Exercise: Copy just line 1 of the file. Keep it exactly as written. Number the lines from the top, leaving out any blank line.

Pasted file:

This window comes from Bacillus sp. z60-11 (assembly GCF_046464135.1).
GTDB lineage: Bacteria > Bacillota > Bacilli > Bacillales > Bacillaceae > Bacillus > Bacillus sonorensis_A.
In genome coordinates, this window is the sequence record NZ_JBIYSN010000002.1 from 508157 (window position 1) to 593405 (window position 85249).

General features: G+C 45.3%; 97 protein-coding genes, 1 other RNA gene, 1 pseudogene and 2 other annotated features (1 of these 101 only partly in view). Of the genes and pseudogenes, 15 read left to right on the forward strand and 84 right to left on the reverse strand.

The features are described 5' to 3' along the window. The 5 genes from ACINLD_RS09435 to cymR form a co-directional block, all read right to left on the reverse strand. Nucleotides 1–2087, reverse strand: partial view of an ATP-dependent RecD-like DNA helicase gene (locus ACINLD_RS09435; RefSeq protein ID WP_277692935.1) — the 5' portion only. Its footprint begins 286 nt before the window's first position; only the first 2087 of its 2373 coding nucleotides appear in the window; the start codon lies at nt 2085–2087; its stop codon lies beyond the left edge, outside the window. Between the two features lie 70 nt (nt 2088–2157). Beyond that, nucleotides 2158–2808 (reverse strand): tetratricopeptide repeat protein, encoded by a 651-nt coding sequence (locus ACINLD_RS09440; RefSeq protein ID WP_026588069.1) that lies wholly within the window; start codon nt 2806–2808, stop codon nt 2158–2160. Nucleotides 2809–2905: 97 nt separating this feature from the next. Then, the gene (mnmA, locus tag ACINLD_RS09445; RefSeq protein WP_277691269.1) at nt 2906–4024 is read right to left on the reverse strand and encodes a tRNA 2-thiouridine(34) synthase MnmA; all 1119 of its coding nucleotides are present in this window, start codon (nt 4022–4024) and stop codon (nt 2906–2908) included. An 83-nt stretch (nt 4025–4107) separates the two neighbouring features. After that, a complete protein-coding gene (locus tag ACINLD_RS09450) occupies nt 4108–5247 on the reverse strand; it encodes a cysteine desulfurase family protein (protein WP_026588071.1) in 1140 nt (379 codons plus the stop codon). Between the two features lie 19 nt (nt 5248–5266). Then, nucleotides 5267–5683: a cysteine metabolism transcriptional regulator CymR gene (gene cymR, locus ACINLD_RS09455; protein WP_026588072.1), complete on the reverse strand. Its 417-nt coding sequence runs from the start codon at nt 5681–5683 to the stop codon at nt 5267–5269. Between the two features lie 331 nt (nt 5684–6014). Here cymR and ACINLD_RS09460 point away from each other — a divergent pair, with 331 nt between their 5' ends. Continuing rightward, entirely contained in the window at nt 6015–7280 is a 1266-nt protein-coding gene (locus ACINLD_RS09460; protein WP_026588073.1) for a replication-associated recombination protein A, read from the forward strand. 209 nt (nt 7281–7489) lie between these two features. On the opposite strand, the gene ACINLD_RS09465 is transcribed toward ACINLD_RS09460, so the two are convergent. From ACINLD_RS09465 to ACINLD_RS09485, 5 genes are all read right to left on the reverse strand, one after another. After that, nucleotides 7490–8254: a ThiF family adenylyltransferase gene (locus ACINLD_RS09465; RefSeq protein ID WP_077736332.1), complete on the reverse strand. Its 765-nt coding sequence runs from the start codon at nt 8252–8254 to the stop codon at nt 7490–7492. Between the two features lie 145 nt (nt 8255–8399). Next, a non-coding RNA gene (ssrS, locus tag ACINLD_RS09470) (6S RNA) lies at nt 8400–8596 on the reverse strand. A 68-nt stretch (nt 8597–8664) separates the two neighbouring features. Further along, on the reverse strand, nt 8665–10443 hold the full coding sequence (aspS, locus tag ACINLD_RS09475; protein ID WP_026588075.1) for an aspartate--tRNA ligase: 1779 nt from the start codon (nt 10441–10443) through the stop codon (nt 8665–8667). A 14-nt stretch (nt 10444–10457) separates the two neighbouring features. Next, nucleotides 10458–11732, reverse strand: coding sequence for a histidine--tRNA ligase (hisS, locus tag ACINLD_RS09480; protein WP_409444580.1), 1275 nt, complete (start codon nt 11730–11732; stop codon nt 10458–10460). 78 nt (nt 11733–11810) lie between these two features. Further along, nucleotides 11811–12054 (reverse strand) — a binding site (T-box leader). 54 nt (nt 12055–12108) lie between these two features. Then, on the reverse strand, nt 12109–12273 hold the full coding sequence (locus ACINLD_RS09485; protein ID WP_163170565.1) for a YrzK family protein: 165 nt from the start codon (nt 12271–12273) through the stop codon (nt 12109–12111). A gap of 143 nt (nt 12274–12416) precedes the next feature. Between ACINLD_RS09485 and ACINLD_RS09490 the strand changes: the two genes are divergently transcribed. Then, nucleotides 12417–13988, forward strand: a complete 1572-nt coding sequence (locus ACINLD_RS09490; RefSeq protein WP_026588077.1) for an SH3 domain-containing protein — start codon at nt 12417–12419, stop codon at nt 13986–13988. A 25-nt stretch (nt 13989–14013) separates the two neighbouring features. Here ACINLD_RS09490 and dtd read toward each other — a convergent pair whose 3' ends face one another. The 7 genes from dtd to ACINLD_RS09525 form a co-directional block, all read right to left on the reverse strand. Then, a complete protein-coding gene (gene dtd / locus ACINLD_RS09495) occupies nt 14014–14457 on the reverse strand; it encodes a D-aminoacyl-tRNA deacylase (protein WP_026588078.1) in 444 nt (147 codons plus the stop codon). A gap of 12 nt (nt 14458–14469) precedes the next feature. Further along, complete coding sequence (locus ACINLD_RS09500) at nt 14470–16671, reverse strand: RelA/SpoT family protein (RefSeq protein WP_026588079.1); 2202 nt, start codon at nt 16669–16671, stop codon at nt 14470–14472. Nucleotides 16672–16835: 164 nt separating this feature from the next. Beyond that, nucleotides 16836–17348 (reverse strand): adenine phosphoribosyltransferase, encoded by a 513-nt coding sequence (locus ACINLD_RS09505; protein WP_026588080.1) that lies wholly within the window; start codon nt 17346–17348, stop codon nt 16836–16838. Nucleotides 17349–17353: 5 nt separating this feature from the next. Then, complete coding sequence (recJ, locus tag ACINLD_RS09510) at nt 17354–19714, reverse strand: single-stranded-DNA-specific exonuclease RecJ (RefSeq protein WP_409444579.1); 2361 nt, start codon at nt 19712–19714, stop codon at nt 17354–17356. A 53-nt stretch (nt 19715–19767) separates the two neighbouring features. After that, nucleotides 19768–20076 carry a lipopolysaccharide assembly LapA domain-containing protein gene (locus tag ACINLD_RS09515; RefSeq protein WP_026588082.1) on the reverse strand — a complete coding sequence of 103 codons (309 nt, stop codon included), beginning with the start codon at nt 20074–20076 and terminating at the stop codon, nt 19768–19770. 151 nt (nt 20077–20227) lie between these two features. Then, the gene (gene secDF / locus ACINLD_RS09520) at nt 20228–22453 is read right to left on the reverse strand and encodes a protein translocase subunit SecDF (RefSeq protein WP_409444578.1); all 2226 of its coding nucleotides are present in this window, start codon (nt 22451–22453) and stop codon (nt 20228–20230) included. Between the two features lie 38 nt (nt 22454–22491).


This window comes from Bacillus sp. z60-11 (assembly GCF_046464135.1).